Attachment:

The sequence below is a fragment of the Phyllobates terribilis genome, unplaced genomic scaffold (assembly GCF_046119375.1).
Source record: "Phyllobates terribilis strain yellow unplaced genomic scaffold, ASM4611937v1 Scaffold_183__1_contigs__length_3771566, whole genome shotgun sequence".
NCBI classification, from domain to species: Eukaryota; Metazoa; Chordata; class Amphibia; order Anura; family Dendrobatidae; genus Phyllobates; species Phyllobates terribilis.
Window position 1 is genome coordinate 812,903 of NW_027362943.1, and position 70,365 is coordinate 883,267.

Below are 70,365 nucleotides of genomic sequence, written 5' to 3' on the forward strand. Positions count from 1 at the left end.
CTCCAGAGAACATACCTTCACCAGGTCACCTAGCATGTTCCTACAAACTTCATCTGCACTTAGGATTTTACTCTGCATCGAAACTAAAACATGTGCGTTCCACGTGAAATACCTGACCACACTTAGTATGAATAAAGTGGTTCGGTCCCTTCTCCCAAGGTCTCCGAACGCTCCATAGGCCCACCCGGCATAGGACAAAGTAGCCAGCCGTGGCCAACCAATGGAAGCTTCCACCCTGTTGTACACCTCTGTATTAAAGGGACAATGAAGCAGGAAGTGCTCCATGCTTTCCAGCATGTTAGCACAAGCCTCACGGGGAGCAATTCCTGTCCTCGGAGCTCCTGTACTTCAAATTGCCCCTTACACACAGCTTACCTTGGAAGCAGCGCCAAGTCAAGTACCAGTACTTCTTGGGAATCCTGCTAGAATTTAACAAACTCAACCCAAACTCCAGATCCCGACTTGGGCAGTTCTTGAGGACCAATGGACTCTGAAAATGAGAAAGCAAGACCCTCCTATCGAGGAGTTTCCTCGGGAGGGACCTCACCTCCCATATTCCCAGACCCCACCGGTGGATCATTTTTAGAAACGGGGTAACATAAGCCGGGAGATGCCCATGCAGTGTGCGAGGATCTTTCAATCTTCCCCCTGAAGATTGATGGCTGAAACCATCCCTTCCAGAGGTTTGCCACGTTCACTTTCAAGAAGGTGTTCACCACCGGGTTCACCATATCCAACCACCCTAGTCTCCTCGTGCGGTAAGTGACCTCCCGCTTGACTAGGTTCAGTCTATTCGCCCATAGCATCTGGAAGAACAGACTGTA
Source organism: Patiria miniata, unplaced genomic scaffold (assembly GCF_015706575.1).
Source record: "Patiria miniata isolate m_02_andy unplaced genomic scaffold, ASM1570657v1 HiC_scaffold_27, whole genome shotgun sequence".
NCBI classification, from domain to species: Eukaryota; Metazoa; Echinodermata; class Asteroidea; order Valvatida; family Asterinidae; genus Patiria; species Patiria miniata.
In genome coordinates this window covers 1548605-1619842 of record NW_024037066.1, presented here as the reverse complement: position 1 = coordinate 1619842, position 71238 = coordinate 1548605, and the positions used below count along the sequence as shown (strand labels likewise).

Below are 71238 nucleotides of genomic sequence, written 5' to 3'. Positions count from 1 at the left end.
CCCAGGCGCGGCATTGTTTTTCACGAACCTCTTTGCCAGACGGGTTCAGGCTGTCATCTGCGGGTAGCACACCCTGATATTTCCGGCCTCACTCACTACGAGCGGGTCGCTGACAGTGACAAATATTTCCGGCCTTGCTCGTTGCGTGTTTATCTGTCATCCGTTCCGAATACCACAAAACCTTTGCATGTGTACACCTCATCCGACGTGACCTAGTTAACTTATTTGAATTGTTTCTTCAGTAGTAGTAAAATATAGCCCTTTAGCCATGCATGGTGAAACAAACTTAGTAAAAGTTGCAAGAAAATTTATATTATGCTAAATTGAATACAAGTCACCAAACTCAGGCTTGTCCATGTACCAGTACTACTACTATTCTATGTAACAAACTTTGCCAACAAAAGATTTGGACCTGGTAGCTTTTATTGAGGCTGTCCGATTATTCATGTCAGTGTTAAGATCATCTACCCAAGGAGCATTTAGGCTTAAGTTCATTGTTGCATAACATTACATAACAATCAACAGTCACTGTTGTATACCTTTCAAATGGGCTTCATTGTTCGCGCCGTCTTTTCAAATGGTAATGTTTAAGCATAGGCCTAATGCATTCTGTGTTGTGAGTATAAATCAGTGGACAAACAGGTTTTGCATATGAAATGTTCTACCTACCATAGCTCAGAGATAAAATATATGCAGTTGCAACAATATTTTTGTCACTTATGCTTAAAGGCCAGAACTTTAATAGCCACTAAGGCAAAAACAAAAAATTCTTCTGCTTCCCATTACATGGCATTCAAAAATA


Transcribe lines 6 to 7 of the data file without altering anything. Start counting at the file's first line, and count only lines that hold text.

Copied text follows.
CTCCAGAGAACATACCTTCACCAGGTCACCTAGCATGTTCCTACAAACTTCATCTGCACTTAGGATTTTACTCTGCATCGAAACTAAAACATGTGCGTTCCACGTGAAATACCTGACCACACTTAGTATGAATAAAGTGGTTCGGTCCCTTCTCCCAAGGTCTCCGAACGCTCCATAGGCCCACCCGGCATAGGACAAAGTAGCCAGCCGTGGCCAACCAATGGAAGCTTCCACCCTGTTGTACACCTCTGTATTAAAGGGACAATGAAGCAGGAAGTGCTCCATGCTTTCCAGCATGTTAGCACAAGCCTCACGGGGAGCAATTCCTGTCCTCGGAGCTCCTGTACTTCAAATTGCCCCTTACACACAGCTTACCTTGGAAGCAGCGCCAAGTCAAGTACCAGTACTTCTTGGGAATCCTGCTAGAATTTAACAAACTCAACCCAAACTCCAGATCCCGACTTGGGCAGTTCTTGAGGACCAATGGACTCTGAAAATGAGAAAGCAAGACCCTCCTATCGAGGAGTTTCCTCGGGAGGGACCTCACCTCCCATATTCCCAGACCCCACCGGTGGATCATTTTTAGAAACGGGGTAACATAAGCCGGGAGATGCCCATGCAGTGTGCGAGGATCTTTCAATCTTCCCCCTGAAGATTGATGGCTGAAACCATCCCTTCCAGAGGTTTGCCACGTTCACTTTCAAGAAGGTGTTCACCACCGGGTTCACCATATCCAACCACCCTAGTCTCCTCGTGCGGTAAGTGACCTCCCGCTTGACTAGGTTCAGTCTATTCGCCCATAGCATCTGGAAGAACAGACTGTA
Source organism: Patiria miniata, unplaced genomic scaffold (assembly GCF_015706575.1).